The Globe and Mail's headline on yesterday evening's story was "Ottawa wants to streamline environmental reviews". After some discussion about eliminating inefficiencies and duplication, Natural Resources Minister Joe Oliver summed things up for us:
We respect the integrity of the regulatory process but we do need to get these projects approved.
Which does make it sound as though the approval is to be a foregone conclusion and the assessment process is just so much theatre. And we all know how this government feels about theatre. Note this as well:
While Ottawa hopes to work with the provinces to eliminate duplication, Mr. Oliver said it won't wait, but will act alone to streamline the process.
Of course it's possible that I'm over-reacting and the Conservatives do intend to leave something approaching a rigorous regulatory and assessment process in place. But consider this bit of streamlining:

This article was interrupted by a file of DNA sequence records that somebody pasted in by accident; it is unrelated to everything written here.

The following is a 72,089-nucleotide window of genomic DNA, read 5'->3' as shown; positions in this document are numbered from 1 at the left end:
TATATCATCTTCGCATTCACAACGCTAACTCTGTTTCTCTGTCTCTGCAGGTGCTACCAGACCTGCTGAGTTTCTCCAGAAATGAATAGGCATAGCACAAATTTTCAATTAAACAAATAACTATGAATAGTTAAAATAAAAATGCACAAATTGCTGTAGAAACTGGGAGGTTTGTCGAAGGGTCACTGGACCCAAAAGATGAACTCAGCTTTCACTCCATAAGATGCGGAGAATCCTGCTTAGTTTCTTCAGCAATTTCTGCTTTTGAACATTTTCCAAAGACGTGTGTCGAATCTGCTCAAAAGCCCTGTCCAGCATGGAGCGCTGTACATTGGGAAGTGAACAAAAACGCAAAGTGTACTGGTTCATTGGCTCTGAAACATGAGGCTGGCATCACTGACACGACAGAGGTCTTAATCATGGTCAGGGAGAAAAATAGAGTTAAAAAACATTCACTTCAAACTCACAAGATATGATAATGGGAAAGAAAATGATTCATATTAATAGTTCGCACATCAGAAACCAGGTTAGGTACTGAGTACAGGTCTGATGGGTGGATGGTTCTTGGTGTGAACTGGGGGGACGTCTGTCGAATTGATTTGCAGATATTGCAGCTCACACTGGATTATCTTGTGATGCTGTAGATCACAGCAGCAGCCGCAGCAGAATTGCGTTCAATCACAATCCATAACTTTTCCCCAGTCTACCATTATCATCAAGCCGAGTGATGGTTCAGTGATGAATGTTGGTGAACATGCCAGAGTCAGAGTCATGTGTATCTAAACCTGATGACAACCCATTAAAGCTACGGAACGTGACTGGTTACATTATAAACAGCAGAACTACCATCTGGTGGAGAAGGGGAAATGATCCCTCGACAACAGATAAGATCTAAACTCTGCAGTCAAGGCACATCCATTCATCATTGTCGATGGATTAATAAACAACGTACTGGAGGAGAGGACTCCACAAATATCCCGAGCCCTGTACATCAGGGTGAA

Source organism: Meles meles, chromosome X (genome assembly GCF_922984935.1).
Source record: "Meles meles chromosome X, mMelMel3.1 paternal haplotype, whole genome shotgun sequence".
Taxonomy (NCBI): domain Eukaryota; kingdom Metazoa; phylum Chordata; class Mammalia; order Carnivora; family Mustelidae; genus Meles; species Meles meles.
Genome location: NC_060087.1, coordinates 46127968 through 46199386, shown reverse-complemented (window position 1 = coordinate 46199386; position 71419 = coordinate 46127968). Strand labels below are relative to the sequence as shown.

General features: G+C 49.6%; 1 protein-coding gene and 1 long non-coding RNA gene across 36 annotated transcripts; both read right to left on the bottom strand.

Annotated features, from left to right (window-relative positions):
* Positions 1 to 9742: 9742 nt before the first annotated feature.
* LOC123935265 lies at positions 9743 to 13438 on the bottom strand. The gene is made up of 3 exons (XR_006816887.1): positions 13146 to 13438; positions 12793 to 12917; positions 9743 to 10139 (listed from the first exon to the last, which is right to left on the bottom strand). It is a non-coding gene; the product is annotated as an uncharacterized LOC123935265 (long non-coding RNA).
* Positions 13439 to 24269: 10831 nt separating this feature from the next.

Environmental groups across Canada are expressing shock over the abrupt termination of the Parliamentary review of the Canadian Environmental Assessment Act (CEAA). Committee hearings scheduled for today were cancelled late last week without warning, and even written submissions are no longer being accepted.
"The House of Commons Environment and Sustainable Development Committee has apparently been told to abandon half-way the job that it is legally required to do," said MiningWatch Canada's Jamie Kneen, co-chair of the Environmental Planning and Assessment Caucus of the Canadian Environmental Network.
While the actual words are mine rather than his, Kneen goes on to suggest that "gut like a fish" may be exactly what they intend to do to the environmental assessment process.
Recent experience would suggest that when this government abruptly ends consultation and vows to go full speed ahead with its own agenda no matter what anyone else thinks, bad things happen.
Do you think we should change Peter Kent's title?